Take the 2-minute tour ×
Stack Overflow is a question and answer site for professional and enthusiast programmers. It's 100% free.

I want to know that is there any way to call a C VARIADIC MACRO selectively.

First, let me show some code I want to achieve:

#include <stdio.h>

#define _VA_NARGS_IMPL(_1,_2,_3,_4,_5,_6,_7,_8,N,...) N
#define _VA_NARGS(...) _VA_NARGS_IMPL(__VA_ARGS__, 8, 7, 6, 5, 4, 3, 2, 1) 
#define binder(count, ...) arg##count(__VA_ARGS__)
#define foo(...) binder(_VA_NARGS(__VA_ARGS__), __VA_ARGS__)
#define arg1(_1) _1
#define arg2(_1, _2) _1, _2
#define arg3(_1, _2, _3) _1, _2, _3

int main()
    printf("%d %d %d", foo(11,22,33));
    return 0;

I tested it in VC11, GCC4.8 and Clang 3.4 but none of them could compile it as I wanted.

Yes, I want to call a macro by count of its arguments, but macros are expanded to:

binder(count, ...)

Isn't there any trick?


I Wrote in more detail about what I really want.

I found some clue from answers and edited my code.

typedef unsigned short ListHeader;

template<typename T>
inline const size_t GetSize(const T& _obj) {return sizeof(T);}

inline const size_t GetSize(const std::string& _str) {return sizeof(ListHeader) + _str.size() + 1;}

inline const size_t GetSize(const std::vector<std::string>& _vec)
    size_t total = 0;

    for (auto item : _vec)
        total += GetSize(item);

    return sizeof(ListHeader) + total;

template<typename T>
inline const size_t GetSize(const std::vector<T>& _vec)
    size_t total = 0;

    for (auto item : _vec)
        total += GetSize<decltype(item)>(item);

    return sizeof(ListHeader) + total;

#define VA_NARGS_IMPL(_1,_2,_3,_4,_5,_6,_7,_8,N,...) N
#define VA_NARGS(...) VA_NARGS_IMPL(__VA_ARGS__, 8, 7, 6, 5, 4, 3, 2, 1)

#define VARARG_IMPL2(base, count, ...) base##count(__VA_ARGS__)
#define VARARG_IMPL(base, count, ...) VARARG_IMPL2(base, count, __VA_ARGS__) 
#define VARARG(base, ...) VARARG_IMPL(base, VA_NARGS(__VA_ARGS__), __VA_ARGS__)

#define SerialSize(...) VARARG(SerialSize, __VA_ARGS__)

#define SerialSize1(_1) \
    const size_t size() {return GetSize(_1);}
#define SerialSize2(_1,_2) \
    const size_t size() {return GetSize(_1) + GetSize(_2);}
#define SerialSize3(_1,_2,_3) \
    const size_t size() {return GetSize(_1) + GetSize(_2) +  GetSize(_3);}
#define SerialSize4(_1,_2,_3,_4) // same implementation except count of arguments: 1..4
#define SerialSize5(_1,_2,_3,_4,_5) // 1...5
#define SerialSize6(_1,_2,_3,_4,_5,_6) //1...6
#define SerialSize7(_1,_2,_3,_4,_5,_6,_7) //1...7
#define SerialSize8(_1,_2,_3,_4,_5,_6,_7,_8) //1..8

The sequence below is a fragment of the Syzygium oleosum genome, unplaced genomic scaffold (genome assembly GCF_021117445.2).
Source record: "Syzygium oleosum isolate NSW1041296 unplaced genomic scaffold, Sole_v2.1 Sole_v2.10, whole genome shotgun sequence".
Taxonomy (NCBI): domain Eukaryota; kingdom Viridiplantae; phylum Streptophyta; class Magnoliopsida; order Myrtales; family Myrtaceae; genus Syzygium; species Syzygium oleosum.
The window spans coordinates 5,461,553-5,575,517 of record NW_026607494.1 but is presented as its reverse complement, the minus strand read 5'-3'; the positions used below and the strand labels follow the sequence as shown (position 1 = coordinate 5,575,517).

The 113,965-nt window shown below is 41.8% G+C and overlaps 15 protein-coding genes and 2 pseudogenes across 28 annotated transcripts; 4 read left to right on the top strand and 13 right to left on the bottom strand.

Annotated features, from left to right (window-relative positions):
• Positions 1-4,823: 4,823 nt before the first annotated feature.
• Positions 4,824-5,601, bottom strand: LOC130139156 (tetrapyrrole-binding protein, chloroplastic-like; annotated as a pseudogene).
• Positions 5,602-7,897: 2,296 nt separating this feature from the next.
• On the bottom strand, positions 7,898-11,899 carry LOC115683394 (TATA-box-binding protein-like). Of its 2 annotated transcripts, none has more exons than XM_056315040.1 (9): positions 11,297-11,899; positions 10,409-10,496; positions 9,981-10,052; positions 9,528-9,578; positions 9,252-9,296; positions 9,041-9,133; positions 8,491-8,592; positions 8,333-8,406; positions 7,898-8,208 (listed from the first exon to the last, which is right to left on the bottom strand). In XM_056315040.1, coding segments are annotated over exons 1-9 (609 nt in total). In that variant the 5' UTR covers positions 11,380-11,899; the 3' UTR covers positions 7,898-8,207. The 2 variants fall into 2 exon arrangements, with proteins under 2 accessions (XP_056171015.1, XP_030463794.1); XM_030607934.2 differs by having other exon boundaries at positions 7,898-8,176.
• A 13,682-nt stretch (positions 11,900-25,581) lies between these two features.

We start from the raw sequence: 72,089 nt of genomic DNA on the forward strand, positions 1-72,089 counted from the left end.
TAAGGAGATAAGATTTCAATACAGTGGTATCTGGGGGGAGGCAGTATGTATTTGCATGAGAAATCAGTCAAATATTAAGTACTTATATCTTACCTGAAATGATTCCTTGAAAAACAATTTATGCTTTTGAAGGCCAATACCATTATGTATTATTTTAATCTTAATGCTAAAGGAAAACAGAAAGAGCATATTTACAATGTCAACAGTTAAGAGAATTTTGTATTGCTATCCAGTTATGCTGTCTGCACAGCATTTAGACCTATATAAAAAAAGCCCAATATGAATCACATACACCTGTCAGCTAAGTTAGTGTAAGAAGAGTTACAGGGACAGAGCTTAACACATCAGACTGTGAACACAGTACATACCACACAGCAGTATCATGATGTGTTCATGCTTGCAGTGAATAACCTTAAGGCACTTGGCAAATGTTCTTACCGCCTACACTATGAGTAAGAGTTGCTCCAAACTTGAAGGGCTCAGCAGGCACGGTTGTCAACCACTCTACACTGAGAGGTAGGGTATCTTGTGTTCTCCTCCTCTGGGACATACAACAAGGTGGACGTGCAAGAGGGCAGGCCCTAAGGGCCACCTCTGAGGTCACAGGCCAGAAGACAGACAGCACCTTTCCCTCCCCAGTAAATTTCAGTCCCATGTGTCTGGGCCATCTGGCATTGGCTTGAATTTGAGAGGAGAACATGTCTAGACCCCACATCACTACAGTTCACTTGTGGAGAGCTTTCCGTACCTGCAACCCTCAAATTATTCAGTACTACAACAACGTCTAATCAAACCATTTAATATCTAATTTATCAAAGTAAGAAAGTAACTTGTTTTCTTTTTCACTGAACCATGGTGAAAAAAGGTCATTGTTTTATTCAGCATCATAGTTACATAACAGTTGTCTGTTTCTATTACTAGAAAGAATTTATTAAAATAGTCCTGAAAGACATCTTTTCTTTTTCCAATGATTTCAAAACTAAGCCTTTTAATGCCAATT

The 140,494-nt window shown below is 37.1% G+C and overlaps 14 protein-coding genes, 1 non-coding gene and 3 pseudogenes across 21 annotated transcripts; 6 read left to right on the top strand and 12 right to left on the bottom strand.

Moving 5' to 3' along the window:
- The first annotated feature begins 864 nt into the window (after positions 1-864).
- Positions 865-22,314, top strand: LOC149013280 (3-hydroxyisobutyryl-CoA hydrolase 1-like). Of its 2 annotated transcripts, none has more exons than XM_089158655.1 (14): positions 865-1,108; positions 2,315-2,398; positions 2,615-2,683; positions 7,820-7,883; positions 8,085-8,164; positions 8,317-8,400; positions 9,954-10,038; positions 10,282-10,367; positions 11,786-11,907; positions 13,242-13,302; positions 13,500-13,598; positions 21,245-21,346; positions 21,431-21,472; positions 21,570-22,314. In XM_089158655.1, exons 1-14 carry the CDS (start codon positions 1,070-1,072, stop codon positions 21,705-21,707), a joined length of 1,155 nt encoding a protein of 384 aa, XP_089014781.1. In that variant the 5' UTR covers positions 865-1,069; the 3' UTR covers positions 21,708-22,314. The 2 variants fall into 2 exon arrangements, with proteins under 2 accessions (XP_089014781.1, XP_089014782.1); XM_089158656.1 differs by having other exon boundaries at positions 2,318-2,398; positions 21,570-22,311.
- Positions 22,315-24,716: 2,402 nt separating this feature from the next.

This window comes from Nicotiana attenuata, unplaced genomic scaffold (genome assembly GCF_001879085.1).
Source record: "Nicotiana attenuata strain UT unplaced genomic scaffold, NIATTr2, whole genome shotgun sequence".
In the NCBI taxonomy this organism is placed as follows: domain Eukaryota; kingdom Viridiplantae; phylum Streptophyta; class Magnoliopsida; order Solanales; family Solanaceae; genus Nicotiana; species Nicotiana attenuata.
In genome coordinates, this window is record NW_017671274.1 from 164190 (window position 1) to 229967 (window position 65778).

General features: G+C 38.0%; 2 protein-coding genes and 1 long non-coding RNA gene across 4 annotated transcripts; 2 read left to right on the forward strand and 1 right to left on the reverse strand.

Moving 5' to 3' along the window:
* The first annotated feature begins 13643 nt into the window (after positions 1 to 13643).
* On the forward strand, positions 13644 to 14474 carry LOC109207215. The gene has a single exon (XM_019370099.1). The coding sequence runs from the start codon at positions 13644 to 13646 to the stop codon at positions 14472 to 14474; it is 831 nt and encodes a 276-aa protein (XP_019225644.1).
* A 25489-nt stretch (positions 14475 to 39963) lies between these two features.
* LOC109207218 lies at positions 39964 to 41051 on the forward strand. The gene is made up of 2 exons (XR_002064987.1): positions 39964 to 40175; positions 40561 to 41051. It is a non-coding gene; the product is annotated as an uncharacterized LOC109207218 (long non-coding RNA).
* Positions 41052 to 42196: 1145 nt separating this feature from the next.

// Please don't care about detailed implementation of my Archive class.
// It's not important now I guess..
class Archive
    template<typename T>
    Archive& operator, (T& _val) //comma operator for Variadic macro
        if (reading)

        return *this;

    Archive& out();
    Archive& in();


    template<typename T>
    Archive& read(T&);
    template<typename T>
    Archive& write(T&);

class Serializable
    Serializable(void) {}
    virtual ~Serializable(void) {}

    virtual const size_t size() = 0;
    virtual void serialize(Archive&) = 0;
    virtual void deserialize(Archive&) = 0;

#define SerialFormat(...) \
    SerialSize(__VA_ARGS__) \
    void serialize(Archive& ar)\
        ar.out() , ##__VA_ARGS__ ;\
    void deserialize(Archive& ar)\
        ar.in() , ##__VA_ARGS__ ;\

struct Packet_ReqeustLogin
    : public Serializable
    std::string name;
    std::string password;

    SerialFormat(name, password);

It was tested in Xcode5 and VC11 but It doesn't work in VC11.

VC11's output is like this :

warning C4002: too many actual parameters for macro 'SerialSize1'

What can I do to fix it?

share|improve this question
Welcome to Stack Overflow. Please read the About page soon. It seems that you want to write foo(a1, a2, ..., aN) and you want the expansion to invoke a macro whose name depends on the number of arguments? The example you give is not compelling because you seem to want just the comma-separated arguments, and __VA_ARGS__ gives you that anyway. Can you elaborate on what you really want as output? Can you show the output you'd want for several (two, maybe three) example invocations? –  Jonathan Leffler Nov 18 '13 at 4:20
I don't know whether Macro returning the number of arguments it is given in C will help. It might. –  Jonathan Leffler Nov 18 '13 at 4:31